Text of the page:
Prevention of heart disease has centered on smoking cessation, controlling blood pressure, achieving an appropriate weight, regular exercise, control of blood sugar, and control of your cholesterol. Despite addressing and controlling these items, individuals still have heart attacks and strokes and vascular events. Researchers are now directing their attention to a dietary metabolite of red meat called trimethlamine N-oxide or TMAO.
Recent peer-reviewed and published studies have shown an association between high blood levels of TMAO and increased risk of all-cause mortality and cardiovascular disease. A 2017 study published in the Journal of the American Heart Association found a 60 percent increased risk of a major cardiovascular event and death from all causes in individuals with elevated TMAO. Other research has linked high TMAO levels to heart failure and chronic kidney disease.
Our bodies make TMAO when choline and L-carnitine are metabolized by our gut bacteria in the microbiome. Red meat is particularly high in L-carnitine. A study group at the Cleveland Clinic found that red meat raised the TMAO levels more than white meats or non-meat protein. They also discovered that red meat allowed more bacteria in the gut microbiome to be switched to producing TMAO. Of interest was the fact that the amount of fat in the food, particularly saturated fat, made no difference on the TMAO levels obtained. Stanley Hazen, MD, PhD, section head of preventive cardiology at the Cleveland Clinic, feels the TMAO pathway is “independent of the saturated fat story.” The important issue to Dr. Hazen is the presence of the gut bacteria to produce the TMAO from foods eaten.
Not all scientists buy into the TMAO theory of cardiovascular disease because of the relatively high level of TMAO found in many fish. Some experts believe the beneficial effects of omega-3 fatty acids in fish offset the negative effects of TMAO. The leading researcher on TMAO says it is an evolving study and he is supported by experts who believe TMAO is “atherogenic, prothrombotic and inflammatory” per Kim Williams, MD, chief of cardiology at Rush University Medical Center in Chicago.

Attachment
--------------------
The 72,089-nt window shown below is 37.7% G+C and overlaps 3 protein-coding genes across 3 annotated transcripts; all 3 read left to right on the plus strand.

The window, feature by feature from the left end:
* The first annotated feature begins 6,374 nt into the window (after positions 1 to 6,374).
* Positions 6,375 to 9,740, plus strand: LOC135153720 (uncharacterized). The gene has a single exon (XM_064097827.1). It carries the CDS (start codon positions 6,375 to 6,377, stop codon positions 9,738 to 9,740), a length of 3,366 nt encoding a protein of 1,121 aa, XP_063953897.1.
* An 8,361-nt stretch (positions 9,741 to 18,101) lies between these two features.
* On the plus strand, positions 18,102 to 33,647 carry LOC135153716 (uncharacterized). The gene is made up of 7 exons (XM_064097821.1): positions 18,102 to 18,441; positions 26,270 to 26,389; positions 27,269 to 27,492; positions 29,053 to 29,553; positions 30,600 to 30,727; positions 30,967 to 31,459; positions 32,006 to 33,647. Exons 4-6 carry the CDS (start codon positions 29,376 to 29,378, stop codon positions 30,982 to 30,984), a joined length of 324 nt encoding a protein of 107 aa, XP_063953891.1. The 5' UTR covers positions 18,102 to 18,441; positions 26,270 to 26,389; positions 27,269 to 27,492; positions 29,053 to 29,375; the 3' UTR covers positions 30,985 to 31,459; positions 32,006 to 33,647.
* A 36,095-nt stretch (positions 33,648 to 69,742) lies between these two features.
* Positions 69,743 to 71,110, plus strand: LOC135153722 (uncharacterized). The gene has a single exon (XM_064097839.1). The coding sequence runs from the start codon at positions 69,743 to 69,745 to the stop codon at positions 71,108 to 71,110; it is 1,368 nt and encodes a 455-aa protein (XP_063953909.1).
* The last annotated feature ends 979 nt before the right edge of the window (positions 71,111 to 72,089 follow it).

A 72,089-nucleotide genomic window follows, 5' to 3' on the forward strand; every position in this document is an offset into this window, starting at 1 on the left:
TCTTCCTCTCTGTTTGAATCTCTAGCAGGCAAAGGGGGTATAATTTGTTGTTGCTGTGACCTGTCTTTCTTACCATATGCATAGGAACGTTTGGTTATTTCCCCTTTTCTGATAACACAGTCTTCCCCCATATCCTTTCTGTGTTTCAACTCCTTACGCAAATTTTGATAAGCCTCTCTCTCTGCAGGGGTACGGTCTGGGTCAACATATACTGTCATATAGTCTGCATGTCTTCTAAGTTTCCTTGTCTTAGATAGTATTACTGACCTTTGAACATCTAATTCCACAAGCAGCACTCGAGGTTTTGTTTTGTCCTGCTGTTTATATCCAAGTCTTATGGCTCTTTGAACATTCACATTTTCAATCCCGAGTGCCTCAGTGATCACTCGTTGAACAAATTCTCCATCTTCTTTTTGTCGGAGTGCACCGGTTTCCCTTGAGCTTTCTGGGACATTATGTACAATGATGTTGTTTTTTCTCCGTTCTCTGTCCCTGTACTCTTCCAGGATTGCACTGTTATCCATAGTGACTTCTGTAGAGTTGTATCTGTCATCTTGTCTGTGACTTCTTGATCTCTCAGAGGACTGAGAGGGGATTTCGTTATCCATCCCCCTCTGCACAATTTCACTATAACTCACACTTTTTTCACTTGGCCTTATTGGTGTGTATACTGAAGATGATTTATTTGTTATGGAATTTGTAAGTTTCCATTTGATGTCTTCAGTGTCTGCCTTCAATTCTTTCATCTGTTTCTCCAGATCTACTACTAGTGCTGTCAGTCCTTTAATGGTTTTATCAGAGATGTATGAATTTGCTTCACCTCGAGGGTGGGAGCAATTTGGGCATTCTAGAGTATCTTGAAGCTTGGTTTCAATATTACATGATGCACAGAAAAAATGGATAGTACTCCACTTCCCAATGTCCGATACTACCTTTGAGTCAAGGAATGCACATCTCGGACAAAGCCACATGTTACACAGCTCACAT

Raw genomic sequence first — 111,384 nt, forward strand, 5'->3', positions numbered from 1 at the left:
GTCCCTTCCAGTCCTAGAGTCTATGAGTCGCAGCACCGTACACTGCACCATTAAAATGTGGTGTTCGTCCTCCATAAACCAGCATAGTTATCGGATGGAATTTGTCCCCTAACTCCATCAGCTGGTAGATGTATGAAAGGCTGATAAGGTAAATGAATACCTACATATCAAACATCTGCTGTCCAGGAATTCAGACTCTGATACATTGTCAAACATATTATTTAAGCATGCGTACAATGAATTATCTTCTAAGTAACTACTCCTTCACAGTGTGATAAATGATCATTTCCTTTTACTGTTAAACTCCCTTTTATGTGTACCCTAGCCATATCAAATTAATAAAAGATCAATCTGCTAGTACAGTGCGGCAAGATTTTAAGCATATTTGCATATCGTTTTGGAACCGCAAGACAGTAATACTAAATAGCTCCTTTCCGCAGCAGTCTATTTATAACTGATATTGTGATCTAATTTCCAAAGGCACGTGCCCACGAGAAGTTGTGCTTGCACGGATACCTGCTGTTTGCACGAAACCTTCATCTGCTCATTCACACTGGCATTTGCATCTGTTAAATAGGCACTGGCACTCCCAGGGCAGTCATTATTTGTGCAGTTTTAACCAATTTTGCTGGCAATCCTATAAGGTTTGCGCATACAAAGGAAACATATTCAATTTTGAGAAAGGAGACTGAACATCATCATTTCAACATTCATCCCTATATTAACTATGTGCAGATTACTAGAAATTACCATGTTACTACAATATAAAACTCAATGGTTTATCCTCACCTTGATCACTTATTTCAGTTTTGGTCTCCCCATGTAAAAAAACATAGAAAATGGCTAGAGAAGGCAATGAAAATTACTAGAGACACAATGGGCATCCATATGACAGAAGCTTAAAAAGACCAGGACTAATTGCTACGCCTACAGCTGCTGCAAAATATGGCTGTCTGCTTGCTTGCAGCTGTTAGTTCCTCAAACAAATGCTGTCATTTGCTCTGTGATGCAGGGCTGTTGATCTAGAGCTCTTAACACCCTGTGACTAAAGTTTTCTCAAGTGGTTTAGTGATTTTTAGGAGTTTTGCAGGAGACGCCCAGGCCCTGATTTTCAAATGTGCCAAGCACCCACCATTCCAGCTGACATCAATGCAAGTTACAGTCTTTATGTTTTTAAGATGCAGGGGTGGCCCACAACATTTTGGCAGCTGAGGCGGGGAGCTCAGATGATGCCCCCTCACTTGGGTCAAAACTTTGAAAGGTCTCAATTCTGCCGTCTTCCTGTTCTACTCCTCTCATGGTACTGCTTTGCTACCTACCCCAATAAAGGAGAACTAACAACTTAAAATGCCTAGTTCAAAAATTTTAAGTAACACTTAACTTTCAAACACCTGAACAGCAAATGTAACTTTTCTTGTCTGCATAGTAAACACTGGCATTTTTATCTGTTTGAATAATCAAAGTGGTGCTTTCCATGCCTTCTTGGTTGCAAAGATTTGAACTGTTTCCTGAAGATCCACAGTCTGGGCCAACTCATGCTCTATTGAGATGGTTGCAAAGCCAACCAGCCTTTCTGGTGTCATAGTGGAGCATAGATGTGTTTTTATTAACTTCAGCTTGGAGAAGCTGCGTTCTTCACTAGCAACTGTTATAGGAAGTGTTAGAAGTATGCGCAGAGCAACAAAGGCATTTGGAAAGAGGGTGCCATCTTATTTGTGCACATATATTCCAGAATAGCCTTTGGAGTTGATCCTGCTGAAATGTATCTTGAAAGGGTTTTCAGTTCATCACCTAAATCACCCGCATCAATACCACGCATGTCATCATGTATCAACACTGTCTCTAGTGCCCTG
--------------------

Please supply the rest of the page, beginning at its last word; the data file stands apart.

There is even a blood test to measure TMAO levels developed by the Cleveland Clinic and available through Quest Labs. Do not get too excited about asking your physician to order it on your blood because it requires eliminating meat, poultry, and fish plus other food items for several days in advance of the test.
For many years researchers at the Cleveland Clinic and Emory University recognized that 50 percent or more of heart attacks occurred in men who followed all the risk reduction guidelines including stopping smoking, controlling blood pressure and lipids, losing weight and getting active. Perhaps the answer as to why will be in the TMAO research, and the solution will be changing the gut bacteria or their ability to convert L-carnitine to TMAO.
Steven Reznick is an internal medicine physician and can be reached at Boca Raton Concierge Doctor.
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